Bukele’s youth and PR skills brought him broad popularity both within and without a party still led by an aging comandancia. But his ambition and indiscipline provoked increasing conflict with the leadership. In 2017 he was finally expelled from the FMLN after making a sexist remark to an FMLN city councilwoman. With the 2019 presidential elections fast approaching, it was too late for Bukele to register as an independent, and he failed to launch his ‘New Ideas’ party in time to compete. He opted to join the GANA ticket, recruiting FMLN defector Felix Ulloa as his vice-presidential candidate. Presenting himself as a rebellious and irreverent outsider, Bukele hijacked the establishment’s wrecking campaign against the left, attacking both the FMLN and ARENA as enemies of the people. His base was comprised of working- and middle-class Salvadorans, including a large number of fundamentalist evangelical Christians and frustrated former FMLN voters. Factions of Salvadoran capital outside the traditional oligarchy have swung behind him, along with the shadowy military and narcotrafficking interests represented in the GANA bloc. It proved to be an unbeatable coalition. Bukele won easily, with 53% of the vote.
In government, he has surrounded himself with a tight circle of family and friends. His brothers Karim, Yusef and Ibrajim work as unofficial advisors and spokespeople, while his cousin Javier Zablah Bukele presides over the New Ideas party. Two longstanding acquaintances of Bukele, Ernesto Castro and Conan Castro, serve respectively as his private secretary and president of the Legislative Assembly. At least three cabinet members are the president’s former schoolmates. Despite his anti-corruption rhetoric, Bukele’s primary project has been to consolidate this patrimonial power. In lieu of a development strategy, he has dedicated unprecedented resources to publicity, while reversing the FMLN’s modest reforms. Making expert use of social media, he deploys evangelical Christian tropes to present himself as a messianic figure crusading against the demonic forces of the political establishment, gang violence, and a cabal of NGOs, journalists and foreign interests.
Following the legislative coup on 1 May, in which lawmakers voted to replace the Attorney General and all five magistrates of El Salvador’s constitutional Chamber, the president has used the newly subordinate judicial branch to harrass the opposition, targeting the left in particular. On 22 July, police arrested five former FMLN cabinet members on trumped-up corruption charges and issued warrants for several others, including former president Sánchez Cerén. In addition, Bukele has re-politicized the armed forces and expanded their role in public life, pledging to double their ranks. He has directed the vice president to embark on a secretive process to reform the Constitution in the hope that this will ease his path to reelection.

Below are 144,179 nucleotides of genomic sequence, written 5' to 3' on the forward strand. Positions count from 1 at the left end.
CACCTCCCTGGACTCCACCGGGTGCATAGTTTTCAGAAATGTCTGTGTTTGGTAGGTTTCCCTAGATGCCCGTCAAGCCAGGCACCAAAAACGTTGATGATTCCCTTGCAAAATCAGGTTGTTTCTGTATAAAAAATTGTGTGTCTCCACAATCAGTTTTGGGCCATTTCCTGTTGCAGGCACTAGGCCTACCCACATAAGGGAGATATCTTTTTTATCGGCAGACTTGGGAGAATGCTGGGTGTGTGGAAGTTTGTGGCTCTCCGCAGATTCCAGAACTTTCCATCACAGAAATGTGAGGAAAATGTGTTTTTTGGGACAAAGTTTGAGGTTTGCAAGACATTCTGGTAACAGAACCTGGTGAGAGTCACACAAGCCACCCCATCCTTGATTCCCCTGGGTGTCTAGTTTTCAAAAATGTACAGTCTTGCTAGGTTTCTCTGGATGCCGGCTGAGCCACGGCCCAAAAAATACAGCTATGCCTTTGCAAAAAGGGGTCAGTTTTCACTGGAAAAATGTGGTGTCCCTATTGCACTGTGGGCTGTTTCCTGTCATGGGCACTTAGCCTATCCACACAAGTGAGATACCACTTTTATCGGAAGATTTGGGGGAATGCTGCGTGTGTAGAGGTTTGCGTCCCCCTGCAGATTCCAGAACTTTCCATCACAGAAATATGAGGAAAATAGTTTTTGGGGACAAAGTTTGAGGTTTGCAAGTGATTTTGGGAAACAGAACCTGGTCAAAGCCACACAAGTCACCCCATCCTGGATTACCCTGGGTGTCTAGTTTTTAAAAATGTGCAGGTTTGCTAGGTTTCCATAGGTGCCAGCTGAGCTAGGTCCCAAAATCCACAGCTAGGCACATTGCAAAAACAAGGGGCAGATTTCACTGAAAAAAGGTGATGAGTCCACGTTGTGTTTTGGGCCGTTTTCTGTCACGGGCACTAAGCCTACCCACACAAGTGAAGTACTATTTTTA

Bukele’s party swept the February 2021 midterms, winning a legislative supermajority plus the better part of mayorships nationwide. Polls continue to reflect his personal popularity, but after two years of false promises and a deepening economic crisis, that support has begun to falter. Desperate for financing, Bukele has raised the national debt to over 90% of GDP, while courting foreign tourism and tech-bro investors. Yet his autocratic and unpredictable governance style may jeopardize those efforts by imperiling international loans and tanking the country’s credit ratings. Meanwhile, El Salvador’s relationship with the US has reached a historic low. The Biden administration, under pressure to combat the ‘root causes’ of mass Central American migration, views Bukele as a difficult and unreliable subordinate. Caught between a performative commitment to democratic norms and the need for security cooperation to contain migration flows, the US has resorted to aid restrictions and sanctions to discipline El Salvador’s premier. If tensions with the hegemon continue to escalate, the impact on the country’s US-dependent economy will be significant.
Last June, in a bid to boost foreign investment, circumvent possible sanctions and stimulate illicit economies, Bukele made the controversial decision to impose Bitcoin as legal tender. Yet this cryptogamble is unlikely to pay off. The reform, undertaken with no public consultation and pushed through parliament at rapid speed, is deeply unpopular, eliciting comparisons with ARENA’s disastrous dollarization of the economy in 2001. The Salvadorian left, however, is in no position to capitalize on the discontent. The 2021 midterms reduced the FMLN to near irrelevance, with only four legislative seats and a handful of tiny mayorships. Under the weak leadership of former vice president Óscar Ortiz, a faction associated with the old Communist Party has effectively taken over the organization. This group, which controls the national subsidiary of the Venezuelan oil company PDVSA, now dominates the FMLN’s principal decision-making bodies. It has pushed for increased collaboration with the government, convincing two of the party’s four legislators to vote with New Ideas in an attempt to claw back influence.
The FMLN’s demise is not predestined. A scenario in which the party returns to its popular roots remains possible, as indicated by the Communist Party’s recent revival in Chile. The remnants of the labour movement have largely been coopted, although feminist, LGBT, student and environmental organizations continue to mobilize against the government. Thousands turned out last May to protest against the lack of provisions for workers and the unemployed during the pandemic. Yet without a progressive electoral force capable of commanding broad support, the right will be best placed to profit from Bukele’s decline. Certain factions of big capital – like the Kriete family, with massive regional aviation, real-estate and agribusiness holdings – have aligned themselves with the ruling bloc, but many others still view Bukele with unease. The 2020 midterms saw a multiplication of small right-wing parties, as Salvadoran big business casts about for viable alternatives. Without a left revival, these forces could eventually anoint Bukele’s successor: someone less erratic, less likely to alienate the US, but no more capable of remedying El Salvador’s structural ailments.
Harald Jung, ‘Class Struggles in El Salvador’, NLR I/122.